1795 - July 12, 1846
John B. Page
1795—July 12, 1846
Born in Fryeburg, Maine in 1795, John B. Page enlisted in the United States Army in 1818 and was appointed as a second lieutenant in the 8th Infantry. Transferred to the 4th Infantry in 1821, Page served for the next twenty-two years in the southern United States, implementing various federal government Indian removal policies, promoted to 1st Lieutenant and Adjutant Commissary of Subsistence in 1828 and Captain in 1831.
The Fourth Infantry accompanied General Zachary Taylor to Corpus Christi, Texas to protect the frontier against an anticipated Mexican attack after the annexation of the Republic of Texas to the United States. In April 1846 General Taylor's Army of Occupation crossed the Nueces River; south to the Rio Grande and on May 8, 1846 engaged Mexican forces under the command of General Mariano Arista at Palo Alto. During the battle, while supporting the artillery battery of Major Samuel Ringgold, Page's lower jaw was shattered by a small caliber cannonball, an incident recorded by several of the participants of the event. Newspapers ran stories on both Captain Page's efforts to return to his home in Baltimore and of his wife's journey to reach her husband en route. Page's health deteriorated and he died on July 12, 1846, on board the steamboat Missouri near Cairo, Illinois. Page was buried at Jefferson Barracks National Cemetery in St. Louis, Missouri. Page County, Iowa is named in his honor.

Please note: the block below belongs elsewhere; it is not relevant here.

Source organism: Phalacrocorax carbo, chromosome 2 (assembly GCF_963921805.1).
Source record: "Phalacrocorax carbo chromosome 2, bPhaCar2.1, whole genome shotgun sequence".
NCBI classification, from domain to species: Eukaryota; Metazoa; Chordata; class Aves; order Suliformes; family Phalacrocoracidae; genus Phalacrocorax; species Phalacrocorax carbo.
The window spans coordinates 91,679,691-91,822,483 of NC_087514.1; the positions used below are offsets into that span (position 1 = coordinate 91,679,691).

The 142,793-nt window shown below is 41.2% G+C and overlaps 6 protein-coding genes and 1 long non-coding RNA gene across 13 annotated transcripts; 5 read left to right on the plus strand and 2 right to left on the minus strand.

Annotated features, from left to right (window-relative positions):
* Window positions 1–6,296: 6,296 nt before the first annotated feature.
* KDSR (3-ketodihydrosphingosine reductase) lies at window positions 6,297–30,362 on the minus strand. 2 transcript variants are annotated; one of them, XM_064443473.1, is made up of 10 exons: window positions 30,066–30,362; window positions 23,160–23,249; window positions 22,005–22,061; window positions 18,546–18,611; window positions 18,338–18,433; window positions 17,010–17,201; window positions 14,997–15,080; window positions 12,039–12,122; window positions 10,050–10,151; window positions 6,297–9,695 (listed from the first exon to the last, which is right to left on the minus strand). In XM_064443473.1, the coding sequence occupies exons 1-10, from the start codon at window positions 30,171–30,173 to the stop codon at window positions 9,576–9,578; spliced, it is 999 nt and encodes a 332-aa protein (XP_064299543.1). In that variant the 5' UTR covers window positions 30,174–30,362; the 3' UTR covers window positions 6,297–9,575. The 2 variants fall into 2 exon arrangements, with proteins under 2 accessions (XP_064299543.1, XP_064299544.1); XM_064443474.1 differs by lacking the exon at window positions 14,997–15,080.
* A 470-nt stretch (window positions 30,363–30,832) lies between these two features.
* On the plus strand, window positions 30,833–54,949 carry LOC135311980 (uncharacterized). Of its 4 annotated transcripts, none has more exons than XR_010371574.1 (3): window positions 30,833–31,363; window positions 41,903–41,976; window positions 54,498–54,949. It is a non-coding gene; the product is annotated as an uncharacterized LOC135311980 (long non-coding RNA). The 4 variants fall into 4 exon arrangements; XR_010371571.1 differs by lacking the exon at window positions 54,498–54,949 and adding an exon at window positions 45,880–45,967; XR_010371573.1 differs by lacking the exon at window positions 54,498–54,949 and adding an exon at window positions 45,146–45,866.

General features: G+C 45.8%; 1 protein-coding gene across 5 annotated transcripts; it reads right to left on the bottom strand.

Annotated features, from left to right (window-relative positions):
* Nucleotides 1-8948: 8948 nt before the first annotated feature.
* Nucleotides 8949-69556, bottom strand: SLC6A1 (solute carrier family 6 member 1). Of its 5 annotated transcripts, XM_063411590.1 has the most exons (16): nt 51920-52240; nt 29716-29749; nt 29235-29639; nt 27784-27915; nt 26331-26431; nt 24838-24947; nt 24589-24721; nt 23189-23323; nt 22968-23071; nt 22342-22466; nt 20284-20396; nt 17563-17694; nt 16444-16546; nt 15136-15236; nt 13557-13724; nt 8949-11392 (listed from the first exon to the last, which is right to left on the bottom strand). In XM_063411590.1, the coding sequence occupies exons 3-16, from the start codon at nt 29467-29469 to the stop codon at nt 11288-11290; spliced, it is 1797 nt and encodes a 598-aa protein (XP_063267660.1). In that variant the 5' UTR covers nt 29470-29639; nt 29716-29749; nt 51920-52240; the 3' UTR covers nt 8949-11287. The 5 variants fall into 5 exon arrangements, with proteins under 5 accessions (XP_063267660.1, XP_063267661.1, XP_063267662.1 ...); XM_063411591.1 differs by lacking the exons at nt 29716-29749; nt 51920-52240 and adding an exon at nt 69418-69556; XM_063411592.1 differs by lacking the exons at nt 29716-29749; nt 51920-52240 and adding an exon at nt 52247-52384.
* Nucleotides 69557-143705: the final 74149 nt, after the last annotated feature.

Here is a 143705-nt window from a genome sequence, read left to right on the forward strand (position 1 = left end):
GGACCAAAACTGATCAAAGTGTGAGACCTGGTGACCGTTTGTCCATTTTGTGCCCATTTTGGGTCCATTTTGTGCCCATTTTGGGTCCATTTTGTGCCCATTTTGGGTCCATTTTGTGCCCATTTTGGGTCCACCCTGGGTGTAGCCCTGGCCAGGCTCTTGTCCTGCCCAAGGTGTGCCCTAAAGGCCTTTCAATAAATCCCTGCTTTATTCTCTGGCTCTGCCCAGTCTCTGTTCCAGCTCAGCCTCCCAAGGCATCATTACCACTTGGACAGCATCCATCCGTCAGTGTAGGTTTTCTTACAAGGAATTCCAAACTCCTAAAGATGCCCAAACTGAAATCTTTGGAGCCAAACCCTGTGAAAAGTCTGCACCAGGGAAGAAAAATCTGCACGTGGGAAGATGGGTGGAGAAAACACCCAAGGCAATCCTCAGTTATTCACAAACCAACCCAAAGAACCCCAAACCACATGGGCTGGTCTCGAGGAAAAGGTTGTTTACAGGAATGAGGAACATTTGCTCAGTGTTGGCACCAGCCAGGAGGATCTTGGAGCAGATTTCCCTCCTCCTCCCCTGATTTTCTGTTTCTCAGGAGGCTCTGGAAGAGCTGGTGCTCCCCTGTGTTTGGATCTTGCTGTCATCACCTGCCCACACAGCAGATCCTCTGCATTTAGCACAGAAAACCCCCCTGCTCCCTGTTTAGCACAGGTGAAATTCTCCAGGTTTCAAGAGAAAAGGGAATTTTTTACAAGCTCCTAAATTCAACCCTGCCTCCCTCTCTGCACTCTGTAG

Grant, Ulysses S. Personal Memoirs of U.S. Grant, New York, 1885-86.
Historical Society of Pennsylvania. A Forgotten American Hero: Capt. John B. Page. HSP's Hidden Histories. http://frontierhistory.blogspot.com/2010/08/forgotten-american-hero-capt-john-b.html. Accessed Nov. 11, 2015
Foreman, Grant. Indian Removal, Norman and London, 1989.
Pike County Free Press, July 23, 1846. http://www.pikecoilgenweb.org/newspaper/1846/jul.html